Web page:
The U.K. rolled out its meningitis B vaccination program for babies in September, becoming the first country to add GlaxoSmithKline's ($GSK) Bexsero to its routine schedule. A petition demanding that it be expanded for all children quickly gathered steam. The Department of Health rejected the petition on Wednesday, saying that offering the jab to all children would not be cost-effective.
"The NHS budget is a finite resource, it is therefore essential that [the Joint Committee on Vaccination and Immunisation's] recommendations are underpinned by evidence of cost-effectiveness," the Department of Health said, as quoted by BBC. "Offering the vaccine outside of JCVI's advice would not be cost effective, and would not therefore represent a good use of NHS resources which should be used to benefit the health and care of the most people possible."
Bexsero, is available on the National Health Service for babies aged two months, with a second dose at four months and a booster at 12 months. Parents who wish their older children to receive the vaccine must pay out of pocket. This high demand has led to a shortage of the vaccine in private clinics outside of the NHS.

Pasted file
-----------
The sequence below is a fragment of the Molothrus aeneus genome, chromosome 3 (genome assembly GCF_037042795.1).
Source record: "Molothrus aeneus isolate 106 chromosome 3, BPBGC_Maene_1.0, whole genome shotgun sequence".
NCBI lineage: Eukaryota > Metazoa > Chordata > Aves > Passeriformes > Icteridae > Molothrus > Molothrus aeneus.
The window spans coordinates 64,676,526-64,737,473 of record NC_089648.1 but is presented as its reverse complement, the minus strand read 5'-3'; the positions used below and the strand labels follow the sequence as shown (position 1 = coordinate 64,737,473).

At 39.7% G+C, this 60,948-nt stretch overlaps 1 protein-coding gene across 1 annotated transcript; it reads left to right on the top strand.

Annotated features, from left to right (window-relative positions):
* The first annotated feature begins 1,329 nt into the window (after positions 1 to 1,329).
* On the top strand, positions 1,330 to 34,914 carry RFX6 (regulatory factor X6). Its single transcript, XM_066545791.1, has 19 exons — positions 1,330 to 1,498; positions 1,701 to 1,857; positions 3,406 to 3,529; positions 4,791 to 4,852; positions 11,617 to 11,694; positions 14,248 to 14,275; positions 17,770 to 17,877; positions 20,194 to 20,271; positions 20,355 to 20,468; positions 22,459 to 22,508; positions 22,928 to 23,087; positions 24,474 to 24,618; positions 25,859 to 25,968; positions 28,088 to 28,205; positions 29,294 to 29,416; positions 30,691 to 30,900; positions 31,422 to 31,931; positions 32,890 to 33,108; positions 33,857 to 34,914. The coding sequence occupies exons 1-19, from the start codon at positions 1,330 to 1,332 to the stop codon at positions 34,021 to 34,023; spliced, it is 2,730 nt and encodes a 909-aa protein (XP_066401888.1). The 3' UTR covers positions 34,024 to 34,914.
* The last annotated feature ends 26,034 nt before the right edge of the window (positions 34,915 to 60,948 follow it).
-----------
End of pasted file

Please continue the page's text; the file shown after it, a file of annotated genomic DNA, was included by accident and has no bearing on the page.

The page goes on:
|U.K. Health Secretary Jeremy Hunt|
This isn't the first time that pricing has plagued the vaccine. The U.K. started pricing negotiations for Bexsero in August 2014, back when it still belonged to Novartis ($NVS). At the time, the list price for the jab was £75 ($105) per dose, a price that Health Secretary Jeremy Hunt said he "cannot justify." Seven months later, after GSK got the vaccine in an asset swap with Novartis, the price was bargained down to £20 ($28) per dose, bringing the total cost per three-dose course to £60 ($84) per child.
This concession finally brought Bexsero to the U.K.'s national immunization schedule. The deal allows the NHS to vaccinate nearly 800,000 babies annually at an average cost of £16 million.
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